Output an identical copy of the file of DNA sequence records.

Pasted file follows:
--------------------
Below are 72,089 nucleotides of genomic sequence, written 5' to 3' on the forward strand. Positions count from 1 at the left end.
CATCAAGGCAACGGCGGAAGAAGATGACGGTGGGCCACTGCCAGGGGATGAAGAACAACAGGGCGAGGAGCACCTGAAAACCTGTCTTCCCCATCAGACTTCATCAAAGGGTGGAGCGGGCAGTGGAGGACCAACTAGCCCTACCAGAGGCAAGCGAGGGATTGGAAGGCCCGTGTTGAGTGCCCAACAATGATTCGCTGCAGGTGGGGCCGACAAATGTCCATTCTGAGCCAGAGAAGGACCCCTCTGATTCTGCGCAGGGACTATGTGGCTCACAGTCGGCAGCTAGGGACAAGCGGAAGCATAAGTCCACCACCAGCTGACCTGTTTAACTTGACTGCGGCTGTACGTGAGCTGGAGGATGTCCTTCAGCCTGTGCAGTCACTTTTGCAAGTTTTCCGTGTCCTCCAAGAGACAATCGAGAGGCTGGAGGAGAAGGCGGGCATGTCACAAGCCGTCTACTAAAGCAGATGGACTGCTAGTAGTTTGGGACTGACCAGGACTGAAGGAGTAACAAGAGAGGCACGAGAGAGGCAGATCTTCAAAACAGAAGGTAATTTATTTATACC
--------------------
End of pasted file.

Below are 72,089 nucleotides of genomic sequence, written 5' to 3' on the forward strand. Positions count from 1 at the left end.
CATCAAGGCAACGGCGGAAGAAGATGACGGTGGGCCACTGCCAGGGGATGAAGAACAACAGGGCGAGGAGCACCTGAAAACCTGTCTTCCCCATCAGACTTCATCAAAGGGTGGAGCGGGCAGTGGAGGACCAACTAGCCCTACCAGAGGCAAGCGAGGGATTGGAAGGCCCGTGTTGAGTGCCCAACAATGATTCGCTGCAGGTGGGGCCGACAAATGTCCATTCTGAGCCAGAGAAGGACCCCTCTGATTCTGCGCAGGGACTATGTGGCTCACAGTCGGCAGCTAGGGACAAGCGGAAGCATAAGTCCACCACCAGCTGACCTGTTTAACTTGACTGCGGCTGTACGTGAGCTGGAGGATGTCCTTCAGCCTGTGCAGTCACTTTTGCAAGTTTTCCGTGTCCTCCAAGAGACAATCGAGAGGCTGGAGGAGAAGGCGGGCATGTCACAAGCCGTCTACTAAAGCAGATGGACTGCTAGTAGTTTGGGACTGACCAGGACTGAAGGAGTAACAAGAGAGGCACGAGAGAGGCAGATCTTCAAAACAGAAGGTAATTTATTTATACC